While members of the acquiring organization will likely share some of the above anxieties, they can also develop a conquering army mentality. While this may happen more often than it should, it is important for the team to understand that their new colleagues were an integral contributor to the value that drove the transaction.
Once the structural impact is clear and team members know their individual fates, brand choices send signals about what the company seeks to be—and speaks volumes about strategy and values. The brand decision and communication provides direction and inspiration for the journey the new company will take to accelerate profitable growth and activate the full potential of the transaction.
The nature of the customer interaction depends on the business type—but in all cases, from banking to technology to consumer packaged goods, brand choices telegraph where the company is headed, how it sees itself, which values/attributes it seeks to emphasize, and more.
Customers will want to know that all of the operational complexities of integration won’t detract from the level of service they have come to expect from their partner. They want to know (and the company wants them to know) why the acquisition will make life better for them—new products, capabilities, etc. Their questions will even extend down to the day-to-day interaction—will I be dealing with the same people I’ve grown to trust? Will my pricing and contract terms stay the same or change?
What about customers of one company that have specifically chosen not to work with the other company involved in the merger or acquisition? What about prospective customers who are in buying mode? What about lapsed customers where win-back is the overriding objective?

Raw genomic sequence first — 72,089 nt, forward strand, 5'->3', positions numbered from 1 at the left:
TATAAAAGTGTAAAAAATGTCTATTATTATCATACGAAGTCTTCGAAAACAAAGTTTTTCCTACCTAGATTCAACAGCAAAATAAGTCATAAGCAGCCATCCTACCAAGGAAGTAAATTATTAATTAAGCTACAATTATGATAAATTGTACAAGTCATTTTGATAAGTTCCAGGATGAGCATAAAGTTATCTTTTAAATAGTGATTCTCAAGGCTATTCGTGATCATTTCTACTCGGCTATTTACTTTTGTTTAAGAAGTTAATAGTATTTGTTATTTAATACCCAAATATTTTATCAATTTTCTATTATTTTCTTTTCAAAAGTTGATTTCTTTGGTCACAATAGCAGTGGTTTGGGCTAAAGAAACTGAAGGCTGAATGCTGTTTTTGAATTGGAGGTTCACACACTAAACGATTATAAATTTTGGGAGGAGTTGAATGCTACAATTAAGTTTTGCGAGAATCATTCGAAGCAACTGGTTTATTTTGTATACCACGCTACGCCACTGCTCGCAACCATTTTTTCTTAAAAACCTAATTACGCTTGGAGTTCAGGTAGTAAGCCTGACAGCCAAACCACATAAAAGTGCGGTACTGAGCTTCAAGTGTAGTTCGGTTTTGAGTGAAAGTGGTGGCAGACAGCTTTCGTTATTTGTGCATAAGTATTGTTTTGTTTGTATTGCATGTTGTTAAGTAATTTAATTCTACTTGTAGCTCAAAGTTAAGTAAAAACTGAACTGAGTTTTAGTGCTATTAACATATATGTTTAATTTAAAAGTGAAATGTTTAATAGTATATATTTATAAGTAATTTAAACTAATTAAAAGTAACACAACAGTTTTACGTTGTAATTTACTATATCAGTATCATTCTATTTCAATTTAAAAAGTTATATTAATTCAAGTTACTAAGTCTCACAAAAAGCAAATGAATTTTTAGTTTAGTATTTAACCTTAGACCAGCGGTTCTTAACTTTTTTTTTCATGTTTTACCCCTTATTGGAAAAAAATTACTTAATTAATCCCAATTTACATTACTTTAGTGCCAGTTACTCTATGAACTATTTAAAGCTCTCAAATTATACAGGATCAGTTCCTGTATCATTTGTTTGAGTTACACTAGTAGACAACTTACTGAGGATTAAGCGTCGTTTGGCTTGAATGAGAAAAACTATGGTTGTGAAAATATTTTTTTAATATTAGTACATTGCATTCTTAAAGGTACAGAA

There are many different customer segments in the market and brand strategy impacts them all. Communicating with customers throughout a merger process demonstrates a sensitivity and commitment to customer needs.
This is a diverse category that includes investors (where appropriate), partners and other entities that occupy a place in the often-complex web of stakeholders. These groups may not have the same emotional attachment to the brands in question, but they are watching closely for the signals brand choices send about the go-forward company and its vision for the future.
While these groups often have unique motivations, all of them are interested in the success of the new entity. Given the failure rate of most mergers and acquisitions, a well-developed brand strategy provides peace of mind and signifies that the leadership team is confident and decisive.
When mergers and acquisitions lack a definitive brand strategy, communications to key stakeholders are poorly executed and fail to convey the benefit or vision of the collective organization. So the stakes are clear: to activate the full potential of a M&A, investors, executives and integration teams must prioritize and deliberately consider the right brand architecture.